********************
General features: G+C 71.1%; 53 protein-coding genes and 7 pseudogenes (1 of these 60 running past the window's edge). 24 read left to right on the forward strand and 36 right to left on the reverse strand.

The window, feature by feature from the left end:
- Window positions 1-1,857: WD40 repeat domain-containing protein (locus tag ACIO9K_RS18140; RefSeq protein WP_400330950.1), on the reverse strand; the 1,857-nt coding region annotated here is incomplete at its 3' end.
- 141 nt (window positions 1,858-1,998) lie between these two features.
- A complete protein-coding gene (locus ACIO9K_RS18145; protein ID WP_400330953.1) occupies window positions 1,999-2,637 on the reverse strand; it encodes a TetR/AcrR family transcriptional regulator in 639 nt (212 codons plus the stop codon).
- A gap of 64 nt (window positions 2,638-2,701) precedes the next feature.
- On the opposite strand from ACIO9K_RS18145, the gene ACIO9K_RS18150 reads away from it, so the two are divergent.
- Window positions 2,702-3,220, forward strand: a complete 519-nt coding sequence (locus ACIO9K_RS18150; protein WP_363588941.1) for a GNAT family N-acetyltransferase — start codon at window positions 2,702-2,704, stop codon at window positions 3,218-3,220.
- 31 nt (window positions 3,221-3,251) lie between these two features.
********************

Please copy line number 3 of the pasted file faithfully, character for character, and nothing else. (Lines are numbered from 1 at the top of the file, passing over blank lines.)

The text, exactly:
- Window positions 1-1,857: WD40 repeat domain-containing protein (locus tag ACIO9K_RS18140; RefSeq protein WP_400330950.1), on the reverse strand; the 1,857-nt coding region annotated here is incomplete at its 3' end.